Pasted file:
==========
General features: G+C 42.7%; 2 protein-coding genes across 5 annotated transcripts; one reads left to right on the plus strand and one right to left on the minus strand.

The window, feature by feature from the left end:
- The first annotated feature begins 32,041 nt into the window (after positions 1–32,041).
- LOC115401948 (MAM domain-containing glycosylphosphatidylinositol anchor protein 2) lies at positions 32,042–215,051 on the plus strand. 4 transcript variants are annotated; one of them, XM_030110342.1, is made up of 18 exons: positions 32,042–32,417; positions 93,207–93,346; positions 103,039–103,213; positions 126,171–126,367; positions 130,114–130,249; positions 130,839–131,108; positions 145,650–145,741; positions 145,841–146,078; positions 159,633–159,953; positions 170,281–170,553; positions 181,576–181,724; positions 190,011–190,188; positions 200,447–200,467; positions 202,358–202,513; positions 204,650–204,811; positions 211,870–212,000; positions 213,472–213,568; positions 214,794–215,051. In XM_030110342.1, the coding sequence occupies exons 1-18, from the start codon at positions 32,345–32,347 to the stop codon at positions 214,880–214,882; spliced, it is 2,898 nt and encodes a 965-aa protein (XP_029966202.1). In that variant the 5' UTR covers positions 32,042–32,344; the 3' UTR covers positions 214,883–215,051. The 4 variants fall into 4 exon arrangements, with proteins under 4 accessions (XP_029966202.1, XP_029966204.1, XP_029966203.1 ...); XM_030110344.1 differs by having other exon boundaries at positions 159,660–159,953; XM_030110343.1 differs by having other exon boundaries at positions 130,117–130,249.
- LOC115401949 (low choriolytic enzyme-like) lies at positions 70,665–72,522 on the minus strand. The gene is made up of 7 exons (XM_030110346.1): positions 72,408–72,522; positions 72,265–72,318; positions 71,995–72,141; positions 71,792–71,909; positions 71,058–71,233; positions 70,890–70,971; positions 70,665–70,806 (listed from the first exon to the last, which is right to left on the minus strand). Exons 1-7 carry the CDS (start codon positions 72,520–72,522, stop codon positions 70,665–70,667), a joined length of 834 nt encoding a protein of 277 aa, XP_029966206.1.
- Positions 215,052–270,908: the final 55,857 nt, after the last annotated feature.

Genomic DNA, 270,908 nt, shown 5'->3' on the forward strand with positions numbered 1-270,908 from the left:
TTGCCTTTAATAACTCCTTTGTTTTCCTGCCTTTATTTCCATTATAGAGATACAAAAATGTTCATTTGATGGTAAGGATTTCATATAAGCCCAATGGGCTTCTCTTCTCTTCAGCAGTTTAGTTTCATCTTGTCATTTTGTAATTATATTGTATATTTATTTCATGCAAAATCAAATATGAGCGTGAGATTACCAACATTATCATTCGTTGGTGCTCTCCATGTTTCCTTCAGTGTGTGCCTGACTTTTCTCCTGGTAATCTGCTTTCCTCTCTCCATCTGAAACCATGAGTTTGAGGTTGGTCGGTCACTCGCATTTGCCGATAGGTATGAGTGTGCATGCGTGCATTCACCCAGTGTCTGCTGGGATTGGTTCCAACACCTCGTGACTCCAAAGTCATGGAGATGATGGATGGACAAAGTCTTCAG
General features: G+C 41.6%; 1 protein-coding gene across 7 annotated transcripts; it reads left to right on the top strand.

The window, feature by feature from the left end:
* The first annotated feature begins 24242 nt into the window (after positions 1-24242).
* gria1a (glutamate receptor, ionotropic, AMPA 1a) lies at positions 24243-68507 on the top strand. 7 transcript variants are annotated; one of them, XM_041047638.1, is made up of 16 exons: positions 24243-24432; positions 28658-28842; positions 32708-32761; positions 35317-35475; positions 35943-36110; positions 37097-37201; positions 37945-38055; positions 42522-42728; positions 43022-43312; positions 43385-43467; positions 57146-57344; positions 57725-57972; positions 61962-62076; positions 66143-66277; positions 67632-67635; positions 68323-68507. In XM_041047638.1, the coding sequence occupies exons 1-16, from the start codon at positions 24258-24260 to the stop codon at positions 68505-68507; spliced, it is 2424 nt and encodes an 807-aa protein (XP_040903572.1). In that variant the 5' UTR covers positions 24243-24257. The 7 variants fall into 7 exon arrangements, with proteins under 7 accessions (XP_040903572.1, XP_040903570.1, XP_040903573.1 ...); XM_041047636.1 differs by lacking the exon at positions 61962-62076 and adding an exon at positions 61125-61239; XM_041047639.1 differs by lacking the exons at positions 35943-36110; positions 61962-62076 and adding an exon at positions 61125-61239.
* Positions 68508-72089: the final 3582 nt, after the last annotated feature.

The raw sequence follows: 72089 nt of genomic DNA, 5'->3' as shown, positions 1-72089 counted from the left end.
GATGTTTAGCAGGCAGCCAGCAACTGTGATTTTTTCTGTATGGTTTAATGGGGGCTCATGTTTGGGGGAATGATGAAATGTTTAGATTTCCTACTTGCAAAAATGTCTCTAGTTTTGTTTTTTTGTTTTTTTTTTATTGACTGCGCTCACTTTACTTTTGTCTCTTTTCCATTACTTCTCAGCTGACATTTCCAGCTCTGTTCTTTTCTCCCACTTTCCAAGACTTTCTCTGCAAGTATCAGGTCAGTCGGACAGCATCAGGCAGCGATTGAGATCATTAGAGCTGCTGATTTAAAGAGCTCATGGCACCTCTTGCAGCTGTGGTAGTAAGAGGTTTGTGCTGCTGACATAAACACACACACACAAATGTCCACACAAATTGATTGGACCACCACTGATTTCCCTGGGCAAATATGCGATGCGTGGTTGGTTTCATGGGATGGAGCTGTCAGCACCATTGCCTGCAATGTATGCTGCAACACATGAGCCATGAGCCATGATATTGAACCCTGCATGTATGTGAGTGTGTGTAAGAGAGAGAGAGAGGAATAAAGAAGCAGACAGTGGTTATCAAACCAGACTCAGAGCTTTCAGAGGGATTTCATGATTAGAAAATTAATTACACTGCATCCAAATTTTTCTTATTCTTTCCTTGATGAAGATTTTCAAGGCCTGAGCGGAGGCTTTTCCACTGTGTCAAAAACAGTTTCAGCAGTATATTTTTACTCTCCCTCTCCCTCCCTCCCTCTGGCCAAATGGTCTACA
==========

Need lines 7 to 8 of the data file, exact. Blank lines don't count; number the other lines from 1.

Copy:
Genomic DNA, 270,908 nt, shown 5'->3' on the forward strand with positions numbered 1-270,908 from the left:
TTGCCTTTAATAACTCCTTTGTTTTCCTGCCTTTATTTCCATTATAGAGATACAAAAATGTTCATTTGATGGTAAGGATTTCATATAAGCCCAATGGGCTTCTCTTCTCTTCAGCAGTTTAGTTTCATCTTGTCATTTTGTAATTATATTGTATATTTATTTCATGCAAAATCAAATATGAGCGTGAGATTACCAACATTATCATTCGTTGGTGCTCTCCATGTTTCCTTCAGTGTGTGCCTGACTTTTCTCCTGGTAATCTGCTTTCCTCTCTCCATCTGAAACCATGAGTTTGAGGTTGGTCGGTCACTCGCATTTGCCGATAGGTATGAGTGTGCATGCGTGCATTCACCCAGTGTCTGCTGGGATTGGTTCCAACACCTCGTGACTCCAAAGTCATGGAGATGATGGATGGACAAAGTCTTCAG